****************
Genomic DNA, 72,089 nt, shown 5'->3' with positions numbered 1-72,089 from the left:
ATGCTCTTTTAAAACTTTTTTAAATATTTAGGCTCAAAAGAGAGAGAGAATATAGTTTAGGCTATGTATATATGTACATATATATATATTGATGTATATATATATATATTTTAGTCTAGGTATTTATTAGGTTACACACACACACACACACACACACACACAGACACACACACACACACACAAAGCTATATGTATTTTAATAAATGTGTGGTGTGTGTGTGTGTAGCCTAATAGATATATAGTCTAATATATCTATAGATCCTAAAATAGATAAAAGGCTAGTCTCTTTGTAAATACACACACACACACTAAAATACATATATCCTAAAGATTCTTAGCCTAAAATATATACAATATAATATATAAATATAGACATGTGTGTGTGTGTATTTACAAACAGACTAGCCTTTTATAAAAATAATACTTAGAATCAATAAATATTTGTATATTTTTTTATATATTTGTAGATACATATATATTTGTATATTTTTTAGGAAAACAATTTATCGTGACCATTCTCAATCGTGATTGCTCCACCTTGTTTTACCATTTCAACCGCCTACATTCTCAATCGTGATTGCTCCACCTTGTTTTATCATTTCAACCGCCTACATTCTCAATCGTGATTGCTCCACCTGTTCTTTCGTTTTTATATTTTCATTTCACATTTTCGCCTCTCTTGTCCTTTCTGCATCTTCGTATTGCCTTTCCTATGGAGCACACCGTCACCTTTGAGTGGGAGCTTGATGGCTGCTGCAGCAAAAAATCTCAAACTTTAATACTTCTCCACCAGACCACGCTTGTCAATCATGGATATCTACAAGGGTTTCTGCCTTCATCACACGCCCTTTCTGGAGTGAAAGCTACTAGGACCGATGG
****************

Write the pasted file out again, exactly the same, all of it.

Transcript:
Genomic DNA, 72,089 nt, shown 5'->3' with positions numbered 1-72,089 from the left:
ATGCTCTTTTAAAACTTTTTTAAATATTTAGGCTCAAAAGAGAGAGAGAATATAGTTTAGGCTATGTATATATGTACATATATATATATTGATGTATATATATATATATTTTAGTCTAGGTATTTATTAGGTTACACACACACACACACACACACACACACAGACACACACACACACACACAAAGCTATATGTATTTTAATAAATGTGTGGTGTGTGTGTGTGTAGCCTAATAGATATATAGTCTAATATATCTATAGATCCTAAAATAGATAAAAGGCTAGTCTCTTTGTAAATACACACACACACACTAAAATACATATATCCTAAAGATTCTTAGCCTAAAATATATACAATATAATATATAAATATAGACATGTGTGTGTGTGTATTTACAAACAGACTAGCCTTTTATAAAAATAATACTTAGAATCAATAAATATTTGTATATTTTTTTATATATTTGTAGATACATATATATTTGTATATTTTTTAGGAAAACAATTTATCGTGACCATTCTCAATCGTGATTGCTCCACCTTGTTTTACCATTTCAACCGCCTACATTCTCAATCGTGATTGCTCCACCTTGTTTTATCATTTCAACCGCCTACATTCTCAATCGTGATTGCTCCACCTGTTCTTTCGTTTTTATATTTTCATTTCACATTTTCGCCTCTCTTGTCCTTTCTGCATCTTCGTATTGCCTTTCCTATGGAGCACACCGTCACCTTTGAGTGGGAGCTTGATGGCTGCTGCAGCAAAAAATCTCAAACTTTAATACTTCTCCACCAGACCACGCTTGTCAATCATGGATATCTACAAGGGTTTCTGCCTTCATCACACGCCCTTTCTGGAGTGAAAGCTACTAGGACCGATGG